Continuous and Discrete Functions MathBitsNotebook.com Terms of Use   Contact Person: Donna Roberts

From working with statistics, we know that data can be numerical (quantitative) or descriptive (qualitative). When data is numerical, it can also be discrete or continuous.

Let's take a look at a comparison of these concepts:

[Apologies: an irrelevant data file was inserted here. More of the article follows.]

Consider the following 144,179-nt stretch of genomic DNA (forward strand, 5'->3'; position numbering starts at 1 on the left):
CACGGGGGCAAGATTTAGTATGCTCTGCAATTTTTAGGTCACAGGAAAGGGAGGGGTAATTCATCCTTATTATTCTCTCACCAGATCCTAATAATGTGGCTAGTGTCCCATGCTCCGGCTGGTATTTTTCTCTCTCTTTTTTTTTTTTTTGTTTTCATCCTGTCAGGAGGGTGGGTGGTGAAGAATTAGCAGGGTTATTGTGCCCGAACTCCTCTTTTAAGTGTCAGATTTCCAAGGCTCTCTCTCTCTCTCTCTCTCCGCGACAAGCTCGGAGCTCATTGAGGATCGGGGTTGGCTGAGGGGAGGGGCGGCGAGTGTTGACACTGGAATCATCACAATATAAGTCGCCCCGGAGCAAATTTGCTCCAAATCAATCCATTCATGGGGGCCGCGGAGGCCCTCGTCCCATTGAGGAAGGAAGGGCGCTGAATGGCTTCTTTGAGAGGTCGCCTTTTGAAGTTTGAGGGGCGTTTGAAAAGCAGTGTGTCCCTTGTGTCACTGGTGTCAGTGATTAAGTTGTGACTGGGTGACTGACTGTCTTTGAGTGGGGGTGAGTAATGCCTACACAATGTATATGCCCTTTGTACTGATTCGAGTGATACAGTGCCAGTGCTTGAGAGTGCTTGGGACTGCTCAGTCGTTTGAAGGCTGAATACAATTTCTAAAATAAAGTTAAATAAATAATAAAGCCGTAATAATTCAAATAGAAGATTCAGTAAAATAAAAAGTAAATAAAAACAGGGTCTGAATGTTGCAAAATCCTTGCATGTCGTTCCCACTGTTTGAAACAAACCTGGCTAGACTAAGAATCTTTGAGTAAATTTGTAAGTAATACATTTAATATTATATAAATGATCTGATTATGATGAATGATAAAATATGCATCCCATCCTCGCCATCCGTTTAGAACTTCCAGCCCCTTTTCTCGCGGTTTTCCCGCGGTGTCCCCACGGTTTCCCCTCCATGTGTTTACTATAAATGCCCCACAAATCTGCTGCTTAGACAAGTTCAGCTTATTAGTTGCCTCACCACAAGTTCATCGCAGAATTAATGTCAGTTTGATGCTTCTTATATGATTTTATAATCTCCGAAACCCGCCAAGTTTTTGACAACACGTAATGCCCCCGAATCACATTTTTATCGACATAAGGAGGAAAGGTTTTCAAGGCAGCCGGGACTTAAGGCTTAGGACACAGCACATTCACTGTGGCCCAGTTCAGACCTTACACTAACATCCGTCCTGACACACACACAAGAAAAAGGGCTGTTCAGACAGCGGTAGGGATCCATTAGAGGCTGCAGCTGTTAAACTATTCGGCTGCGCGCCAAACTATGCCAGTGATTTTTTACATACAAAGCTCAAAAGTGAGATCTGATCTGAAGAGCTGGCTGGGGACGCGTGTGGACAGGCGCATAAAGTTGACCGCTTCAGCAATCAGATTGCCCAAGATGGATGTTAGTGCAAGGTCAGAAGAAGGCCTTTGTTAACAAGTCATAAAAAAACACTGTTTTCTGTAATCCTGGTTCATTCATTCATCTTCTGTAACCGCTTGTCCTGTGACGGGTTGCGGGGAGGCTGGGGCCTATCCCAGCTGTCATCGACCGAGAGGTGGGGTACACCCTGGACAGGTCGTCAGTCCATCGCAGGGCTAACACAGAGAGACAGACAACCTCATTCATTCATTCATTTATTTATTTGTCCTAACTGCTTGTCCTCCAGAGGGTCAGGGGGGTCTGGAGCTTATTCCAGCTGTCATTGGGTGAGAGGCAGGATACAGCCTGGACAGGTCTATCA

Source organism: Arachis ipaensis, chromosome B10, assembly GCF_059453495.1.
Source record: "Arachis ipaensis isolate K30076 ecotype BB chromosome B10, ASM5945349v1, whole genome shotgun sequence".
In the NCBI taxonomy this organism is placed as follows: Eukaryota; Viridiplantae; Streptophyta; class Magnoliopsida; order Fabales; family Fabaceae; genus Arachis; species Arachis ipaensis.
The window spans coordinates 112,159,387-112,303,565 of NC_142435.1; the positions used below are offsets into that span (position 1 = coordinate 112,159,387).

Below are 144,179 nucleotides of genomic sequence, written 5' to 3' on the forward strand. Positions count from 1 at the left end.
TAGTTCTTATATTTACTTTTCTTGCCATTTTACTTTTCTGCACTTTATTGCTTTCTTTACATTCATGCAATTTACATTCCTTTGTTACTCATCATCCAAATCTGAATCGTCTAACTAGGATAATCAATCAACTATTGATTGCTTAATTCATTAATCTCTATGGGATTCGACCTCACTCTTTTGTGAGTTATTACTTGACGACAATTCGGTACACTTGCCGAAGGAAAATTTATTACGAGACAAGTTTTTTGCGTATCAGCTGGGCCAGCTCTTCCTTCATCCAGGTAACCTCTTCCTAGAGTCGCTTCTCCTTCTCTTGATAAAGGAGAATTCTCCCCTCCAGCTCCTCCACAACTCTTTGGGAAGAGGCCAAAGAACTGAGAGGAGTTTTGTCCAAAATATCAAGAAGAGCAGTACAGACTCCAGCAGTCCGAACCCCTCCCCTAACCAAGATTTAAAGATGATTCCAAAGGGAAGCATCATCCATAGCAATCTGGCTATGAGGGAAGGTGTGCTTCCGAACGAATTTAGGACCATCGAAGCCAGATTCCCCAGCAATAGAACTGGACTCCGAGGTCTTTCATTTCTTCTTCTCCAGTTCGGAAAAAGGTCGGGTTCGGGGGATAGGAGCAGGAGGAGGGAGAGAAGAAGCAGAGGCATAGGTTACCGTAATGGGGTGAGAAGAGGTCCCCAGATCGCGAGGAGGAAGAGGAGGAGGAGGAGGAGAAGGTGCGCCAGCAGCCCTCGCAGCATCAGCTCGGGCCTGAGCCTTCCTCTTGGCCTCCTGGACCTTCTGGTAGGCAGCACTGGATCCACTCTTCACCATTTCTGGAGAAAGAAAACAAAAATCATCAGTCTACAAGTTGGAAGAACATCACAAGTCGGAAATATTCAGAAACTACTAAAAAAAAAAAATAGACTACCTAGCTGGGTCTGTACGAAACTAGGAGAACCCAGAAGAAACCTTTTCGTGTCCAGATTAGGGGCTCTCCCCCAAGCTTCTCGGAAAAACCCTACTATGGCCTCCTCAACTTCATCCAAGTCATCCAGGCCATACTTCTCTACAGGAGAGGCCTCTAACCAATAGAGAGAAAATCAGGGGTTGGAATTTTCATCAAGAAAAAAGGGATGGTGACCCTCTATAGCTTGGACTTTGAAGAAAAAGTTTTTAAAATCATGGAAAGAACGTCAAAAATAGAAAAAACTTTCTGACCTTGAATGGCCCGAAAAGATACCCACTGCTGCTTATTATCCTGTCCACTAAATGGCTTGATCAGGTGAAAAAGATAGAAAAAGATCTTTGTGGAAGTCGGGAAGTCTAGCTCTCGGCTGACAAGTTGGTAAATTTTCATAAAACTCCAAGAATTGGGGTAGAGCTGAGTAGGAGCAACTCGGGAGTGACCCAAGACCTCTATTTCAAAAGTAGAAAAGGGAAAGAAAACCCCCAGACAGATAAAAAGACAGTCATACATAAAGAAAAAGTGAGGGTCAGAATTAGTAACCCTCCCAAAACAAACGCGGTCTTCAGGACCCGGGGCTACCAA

Continuous Discrete Definition: A set of data is said to be continuous if the values belonging to the set can take on ANY value within a finite or infinite interval. Definition: A set of data is said to be discrete if the values belonging to the set are distinct and separate (unconnected values). Examples: • The height of a horse (could be any value within the range of horse heights). • Time to complete a task (which could be measured to fractions of seconds). • The outdoor temperature at noon (any value within possible temperatures ranges.) • The speed of a car on Route 3 (assuming legal speed limits). Examples: • The number of people in your class (no fractional parts of a person). • The number of TV sets in a home (no fractional parts of a TV set). • The number of puppies in a liter (no fractional puppies). • The number of questions on a math test (no incomplete questions). NOTE: Continuous data usually requires a measuring device. (Ruler, stop watch, thermometer, speedometer, etc.) NOTE: Discrete data is counted. The description of the task is usually preceded by the words "number of...". Function: In the graph of a continuous function, the points are connected with a continuous line, since every point has meaning to the original problem. Function: In the graph of a discrete function, only separate, distinct points are plotted, and only these points have meaning to the original problem. Graph: You can draw a continuous function without lifting your pencil from your paper. Graph: A discrete graph is a series of unconnected points (a scatter plot). Domain: a set of input values consisting of all numbers in an interval. Domain: a set of input values consisting of only certain numbers in an interval. In Plain English: A continuous function allows the x-values to be ANY points in the interval, including fractions, decimals, and irrational values. In Plain English: A discrete function allows the x-values to be only certain points in the interval, usually only integers or whole numbers. Why do we care? When graphing a function, especially one related to a real-world situation, it is important to choose an appropriate domain (x-values) for the graph. For example, if a function represents the number of people left on an island at the end of each week in the Survivor Game, an appropriate domain would be positive integers. Hopefully, half of a person is not an appropriate answer for any of the weeks. The graph of the people remaining on the island would be a discrete graph, not a continuous graph.

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